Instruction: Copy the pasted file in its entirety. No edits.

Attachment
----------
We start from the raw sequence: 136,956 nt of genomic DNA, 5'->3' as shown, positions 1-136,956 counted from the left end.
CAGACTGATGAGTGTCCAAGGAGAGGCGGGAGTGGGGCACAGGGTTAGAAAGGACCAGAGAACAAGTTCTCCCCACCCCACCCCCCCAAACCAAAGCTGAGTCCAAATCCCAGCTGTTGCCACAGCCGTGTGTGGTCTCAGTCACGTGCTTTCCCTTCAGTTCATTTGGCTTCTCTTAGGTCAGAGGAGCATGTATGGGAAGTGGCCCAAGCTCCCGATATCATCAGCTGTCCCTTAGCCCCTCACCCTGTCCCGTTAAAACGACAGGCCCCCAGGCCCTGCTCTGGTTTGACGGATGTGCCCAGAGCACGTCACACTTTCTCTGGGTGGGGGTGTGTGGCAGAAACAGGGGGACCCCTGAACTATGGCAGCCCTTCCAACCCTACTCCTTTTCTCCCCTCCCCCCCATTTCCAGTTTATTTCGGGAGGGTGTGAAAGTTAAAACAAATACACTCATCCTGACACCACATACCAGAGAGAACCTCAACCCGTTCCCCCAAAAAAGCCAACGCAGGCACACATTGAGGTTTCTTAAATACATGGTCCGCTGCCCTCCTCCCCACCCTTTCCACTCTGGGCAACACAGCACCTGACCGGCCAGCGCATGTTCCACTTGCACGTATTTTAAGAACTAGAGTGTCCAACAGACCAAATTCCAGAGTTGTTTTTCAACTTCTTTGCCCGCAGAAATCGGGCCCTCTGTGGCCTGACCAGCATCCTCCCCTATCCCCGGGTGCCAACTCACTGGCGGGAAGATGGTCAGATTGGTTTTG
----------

We start from the raw sequence: 136,956 nt of genomic DNA, 5'->3' as shown, positions 1-136,956 counted from the left end.
CAGACTGATGAGTGTCCAAGGAGAGGCGGGAGTGGGGCACAGGGTTAGAAAGGACCAGAGAACAAGTTCTCCCCACCCCACCCCCCCAAACCAAAGCTGAGTCCAAATCCCAGCTGTTGCCACAGCCGTGTGTGGTCTCAGTCACGTGCTTTCCCTTCAGTTCATTTGGCTTCTCTTAGGTCAGAGGAGCATGTATGGGAAGTGGCCCAAGCTCCCGATATCATCAGCTGTCCCTTAGCCCCTCACCCTGTCCCGTTAAAACGACAGGCCCCCAGGCCCTGCTCTGGTTTGACGGATGTGCCCAGAGCACGTCACACTTTCTCTGGGTGGGGGTGTGTGGCAGAAACAGGGGGACCCCTGAACTATGGCAGCCCTTCCAACCCTACTCCTTTTCTCCCCTCCCCCCCATTTCCAGTTTATTTCGGGAGGGTGTGAAAGTTAAAACAAATACACTCATCCTGACACCACATACCAGAGAGAACCTCAACCCGTTCCCCCAAAAAAGCCAACGCAGGCACACATTGAGGTTTCTTAAATACATGGTCCGCTGCCCTCCTCCCCACCCTTTCCACTCTGGGCAACACAGCACCTGACCGGCCAGCGCATGTTCCACTTGCACGTATTTTAAGAACTAGAGTGTCCAACAGACCAAATTCCAGAGTTGTTTTTCAACTTCTTTGCCCGCAGAAATCGGGCCCTCTGTGGCCTGACCAGCATCCTCCCCTATCCCCGGGTGCCAACTCACTGGCGGGAAGATGGTCAGATTGGTTTTG